Eric Adede, the owner of the safe box with Sh2 billion currency busted at the Queens Way Barclays branch, now wants the court to compel the DCI to produce the money in court.
Adede, the main suspect in the fake currency saga, claims the alleged fake currency was genuine.
In an application filed in court, Adede wants the DCI to be ordered to produce the money in court within 24 hours of the hearing of the filed application.
“The applicant is apprehensive that the DCI might tamper with the aforesaid currency that does not form part of the criminal case thus depriving him of his money,” Adede said.
Through his lawyers, Adede argues that the DCI is illegally holding and has continued to withhold the said sums of money that do not form a part of the charges in the criminal case.
“It is just and equitable that the applicant be heard on a priority basis so that his grievances be remedied without delay,” said his lawyer Martin Oloo.
He further argues that the DCI’s move to continue holding the money was in bad faith and one that was aimed at embarrassing him.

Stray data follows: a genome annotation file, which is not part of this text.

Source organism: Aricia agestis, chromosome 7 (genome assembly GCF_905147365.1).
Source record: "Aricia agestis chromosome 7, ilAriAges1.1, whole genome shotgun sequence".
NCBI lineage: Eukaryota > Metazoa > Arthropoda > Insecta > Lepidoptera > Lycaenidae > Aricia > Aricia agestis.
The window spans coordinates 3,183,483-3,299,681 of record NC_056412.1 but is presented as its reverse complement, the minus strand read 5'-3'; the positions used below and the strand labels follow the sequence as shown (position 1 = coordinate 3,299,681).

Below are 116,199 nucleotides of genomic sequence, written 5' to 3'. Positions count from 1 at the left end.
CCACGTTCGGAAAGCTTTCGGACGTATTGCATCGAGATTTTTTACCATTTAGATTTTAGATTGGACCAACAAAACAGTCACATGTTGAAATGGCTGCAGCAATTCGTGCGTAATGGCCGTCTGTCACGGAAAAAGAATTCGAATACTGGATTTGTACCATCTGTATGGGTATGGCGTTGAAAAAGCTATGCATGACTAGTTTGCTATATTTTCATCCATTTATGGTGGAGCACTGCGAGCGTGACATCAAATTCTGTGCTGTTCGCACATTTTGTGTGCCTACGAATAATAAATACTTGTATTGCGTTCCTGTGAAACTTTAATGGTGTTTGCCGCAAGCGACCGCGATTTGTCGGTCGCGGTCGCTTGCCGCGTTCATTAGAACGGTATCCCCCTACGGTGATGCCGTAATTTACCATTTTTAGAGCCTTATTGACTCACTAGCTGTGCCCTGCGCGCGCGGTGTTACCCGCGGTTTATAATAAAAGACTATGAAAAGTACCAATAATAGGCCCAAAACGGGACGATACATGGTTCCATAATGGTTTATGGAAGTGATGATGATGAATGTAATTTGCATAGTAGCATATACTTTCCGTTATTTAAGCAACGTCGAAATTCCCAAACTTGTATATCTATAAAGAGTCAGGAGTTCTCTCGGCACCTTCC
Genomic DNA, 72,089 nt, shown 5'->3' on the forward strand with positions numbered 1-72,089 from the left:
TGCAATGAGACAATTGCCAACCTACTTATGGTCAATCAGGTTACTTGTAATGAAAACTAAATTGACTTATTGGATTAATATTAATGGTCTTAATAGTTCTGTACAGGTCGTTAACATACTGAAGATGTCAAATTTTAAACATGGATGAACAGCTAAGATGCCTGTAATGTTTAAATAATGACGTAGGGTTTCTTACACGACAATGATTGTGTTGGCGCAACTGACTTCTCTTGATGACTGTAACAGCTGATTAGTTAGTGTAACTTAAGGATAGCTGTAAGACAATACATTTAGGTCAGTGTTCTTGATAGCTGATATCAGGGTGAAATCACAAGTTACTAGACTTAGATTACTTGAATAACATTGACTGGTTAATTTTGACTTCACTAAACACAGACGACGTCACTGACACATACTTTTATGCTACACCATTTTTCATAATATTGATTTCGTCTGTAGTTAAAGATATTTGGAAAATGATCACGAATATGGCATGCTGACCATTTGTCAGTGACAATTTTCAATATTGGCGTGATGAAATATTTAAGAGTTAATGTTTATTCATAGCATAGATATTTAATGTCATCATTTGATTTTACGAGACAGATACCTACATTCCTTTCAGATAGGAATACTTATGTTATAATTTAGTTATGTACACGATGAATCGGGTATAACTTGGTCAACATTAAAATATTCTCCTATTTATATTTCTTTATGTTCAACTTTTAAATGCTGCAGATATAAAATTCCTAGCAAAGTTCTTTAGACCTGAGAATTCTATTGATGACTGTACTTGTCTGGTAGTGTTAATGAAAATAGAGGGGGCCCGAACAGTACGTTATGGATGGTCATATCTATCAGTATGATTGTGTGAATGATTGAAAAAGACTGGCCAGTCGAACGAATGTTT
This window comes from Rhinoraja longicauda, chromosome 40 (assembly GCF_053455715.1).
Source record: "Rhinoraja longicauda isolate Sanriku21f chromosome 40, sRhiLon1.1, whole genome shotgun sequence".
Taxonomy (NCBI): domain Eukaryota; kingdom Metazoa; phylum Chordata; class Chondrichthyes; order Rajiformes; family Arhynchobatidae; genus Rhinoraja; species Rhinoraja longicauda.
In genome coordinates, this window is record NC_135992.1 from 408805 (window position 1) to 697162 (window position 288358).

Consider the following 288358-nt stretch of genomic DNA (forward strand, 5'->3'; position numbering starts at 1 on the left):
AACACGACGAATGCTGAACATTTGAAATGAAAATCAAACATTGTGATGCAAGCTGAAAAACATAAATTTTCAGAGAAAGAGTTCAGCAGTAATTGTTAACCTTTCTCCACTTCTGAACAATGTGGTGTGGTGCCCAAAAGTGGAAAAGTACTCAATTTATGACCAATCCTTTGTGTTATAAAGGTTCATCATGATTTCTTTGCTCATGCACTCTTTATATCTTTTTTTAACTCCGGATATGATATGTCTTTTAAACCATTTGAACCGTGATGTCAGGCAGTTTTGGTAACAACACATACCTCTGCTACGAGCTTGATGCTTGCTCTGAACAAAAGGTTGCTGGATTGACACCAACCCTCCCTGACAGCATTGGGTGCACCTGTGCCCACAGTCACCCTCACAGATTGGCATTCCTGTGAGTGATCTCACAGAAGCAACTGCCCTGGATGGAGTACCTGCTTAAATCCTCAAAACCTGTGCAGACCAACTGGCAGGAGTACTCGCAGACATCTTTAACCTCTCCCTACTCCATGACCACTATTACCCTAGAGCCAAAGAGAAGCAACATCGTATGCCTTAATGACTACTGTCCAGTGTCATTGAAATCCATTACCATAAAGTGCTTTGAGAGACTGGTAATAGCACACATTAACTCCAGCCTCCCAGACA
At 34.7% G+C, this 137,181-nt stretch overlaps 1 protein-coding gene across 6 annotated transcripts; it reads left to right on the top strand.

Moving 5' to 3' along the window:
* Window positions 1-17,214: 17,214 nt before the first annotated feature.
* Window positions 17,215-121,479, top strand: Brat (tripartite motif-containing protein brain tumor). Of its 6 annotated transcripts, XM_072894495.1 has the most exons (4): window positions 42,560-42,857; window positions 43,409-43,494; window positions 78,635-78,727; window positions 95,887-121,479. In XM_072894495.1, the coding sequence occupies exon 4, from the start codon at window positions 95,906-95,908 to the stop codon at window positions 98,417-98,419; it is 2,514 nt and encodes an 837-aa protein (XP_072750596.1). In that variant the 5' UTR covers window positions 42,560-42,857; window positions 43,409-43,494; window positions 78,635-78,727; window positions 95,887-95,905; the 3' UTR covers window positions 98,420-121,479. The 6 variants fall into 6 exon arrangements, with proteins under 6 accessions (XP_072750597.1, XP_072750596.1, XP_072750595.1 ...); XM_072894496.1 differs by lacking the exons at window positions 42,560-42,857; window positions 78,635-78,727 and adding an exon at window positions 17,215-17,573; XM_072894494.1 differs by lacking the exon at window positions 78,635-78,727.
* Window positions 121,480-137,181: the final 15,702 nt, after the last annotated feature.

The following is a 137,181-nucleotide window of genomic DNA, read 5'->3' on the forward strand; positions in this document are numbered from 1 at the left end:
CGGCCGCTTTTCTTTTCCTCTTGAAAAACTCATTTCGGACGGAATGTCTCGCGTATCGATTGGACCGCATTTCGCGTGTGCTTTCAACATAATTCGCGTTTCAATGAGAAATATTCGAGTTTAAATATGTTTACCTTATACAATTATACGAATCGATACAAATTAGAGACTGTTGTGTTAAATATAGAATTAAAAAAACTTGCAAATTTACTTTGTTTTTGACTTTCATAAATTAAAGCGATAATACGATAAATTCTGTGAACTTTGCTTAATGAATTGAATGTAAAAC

Adede, a lawyer, acknowledged that he is the owner of the safe box containing an estimated Sh2 billion among other items.
He was arrested on March 19, alongside traders Mohamed Ejaz alias Shah, Mary Wanjiru Mwangi alias Elizabeth Muthoni and Irene Wairimu Kimani.
They were charged with conspiracy to defraud and being in possession of papers intended to resemble and pass as currency notes, and being in possession of mineral.
Adede faced an additional charge that “on March 19, 2019 in Nairobi County, without lawful authority or excuse knowingly had in his custody USD dollars 20,067,900 papers intended to resemble and pass as currency notes.”
They denied charges leveled against them and were released on bail.
Adede was released on a cash bail of Sh1 million while his co-accused were granted a cash bail of Sh300,000 each.